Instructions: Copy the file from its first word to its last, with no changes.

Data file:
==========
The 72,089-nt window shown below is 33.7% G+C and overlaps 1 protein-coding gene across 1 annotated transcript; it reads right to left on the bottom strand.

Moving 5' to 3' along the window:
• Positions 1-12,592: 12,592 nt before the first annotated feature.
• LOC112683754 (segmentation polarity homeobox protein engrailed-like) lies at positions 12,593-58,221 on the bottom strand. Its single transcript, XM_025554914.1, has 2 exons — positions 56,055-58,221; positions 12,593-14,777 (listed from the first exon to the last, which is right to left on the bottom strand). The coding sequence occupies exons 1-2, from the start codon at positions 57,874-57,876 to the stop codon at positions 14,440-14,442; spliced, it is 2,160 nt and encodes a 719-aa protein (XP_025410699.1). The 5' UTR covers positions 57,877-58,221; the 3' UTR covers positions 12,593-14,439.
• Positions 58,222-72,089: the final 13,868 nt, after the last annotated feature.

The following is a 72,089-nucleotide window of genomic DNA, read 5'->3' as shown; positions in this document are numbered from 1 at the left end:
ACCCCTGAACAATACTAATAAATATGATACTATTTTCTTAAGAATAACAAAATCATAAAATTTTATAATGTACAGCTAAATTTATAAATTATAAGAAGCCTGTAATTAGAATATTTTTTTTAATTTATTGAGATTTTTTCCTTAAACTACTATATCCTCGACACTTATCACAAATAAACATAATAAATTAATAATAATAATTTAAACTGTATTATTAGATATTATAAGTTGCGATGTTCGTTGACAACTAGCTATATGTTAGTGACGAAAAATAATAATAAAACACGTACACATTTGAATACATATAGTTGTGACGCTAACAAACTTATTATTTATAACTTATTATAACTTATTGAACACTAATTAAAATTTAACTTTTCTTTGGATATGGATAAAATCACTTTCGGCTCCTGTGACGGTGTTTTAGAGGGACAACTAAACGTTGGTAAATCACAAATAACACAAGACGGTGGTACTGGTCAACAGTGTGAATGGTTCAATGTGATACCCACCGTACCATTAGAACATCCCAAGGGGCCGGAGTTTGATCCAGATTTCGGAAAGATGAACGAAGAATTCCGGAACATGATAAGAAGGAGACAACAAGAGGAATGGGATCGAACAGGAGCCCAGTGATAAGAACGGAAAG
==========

The 72,089-nt window shown below is 33.7% G+C and overlaps 1 protein-coding gene across 1 annotated transcript; it reads right to left on the bottom strand.

Moving 5' to 3' along the window:
• Positions 1-12,592: 12,592 nt before the first annotated feature.
• LOC112683754 (segmentation polarity homeobox protein engrailed-like) lies at positions 12,593-58,221 on the bottom strand. Its single transcript, XM_025554914.1, has 2 exons — positions 56,055-58,221; positions 12,593-14,777 (listed from the first exon to the last, which is right to left on the bottom strand). The coding sequence occupies exons 1-2, from the start codon at positions 57,874-57,876 to the stop codon at positions 14,440-14,442; spliced, it is 2,160 nt and encodes a 719-aa protein (XP_025410699.1). The 5' UTR covers positions 57,877-58,221; the 3' UTR covers positions 12,593-14,439.
• Positions 58,222-72,089: the final 13,868 nt, after the last annotated feature.

The following is a 72,089-nucleotide window of genomic DNA, read 5'->3' as shown; positions in this document are numbered from 1 at the left end:
ACCCCTGAACAATACTAATAAATATGATACTATTTTCTTAAGAATAACAAAATCATAAAATTTTATAATGTACAGCTAAATTTATAAATTATAAGAAGCCTGTAATTAGAATATTTTTTTTAATTTATTGAGATTTTTTCCTTAAACTACTATATCCTCGACACTTATCACAAATAAACATAATAAATTAATAATAATAATTTAAACTGTATTATTAGATATTATAAGTTGCGATGTTCGTTGACAACTAGCTATATGTTAGTGACGAAAAATAATAATAAAACACGTACACATTTGAATACATATAGTTGTGACGCTAACAAACTTATTATTTATAACTTATTATAACTTATTGAACACTAATTAAAATTTAACTTTTCTTTGGATATGGATAAAATCACTTTCGGCTCCTGTGACGGTGTTTTAGAGGGACAACTAAACGTTGGTAAATCACAAATAACACAAGACGGTGGTACTGGTCAACAGTGTGAATGGTTCAATGTGATACCCACCGTACCATTAGAACATCCCAAGGGGCCGGAGTTTGATCCAGATTTCGGAAAGATGAACGAAGAATTCCGGAACATGATAAGAAGGAGACAACAAGAGGAATGGGATCGAACAGGAGCCCAGTGATAAGAACGGAAAG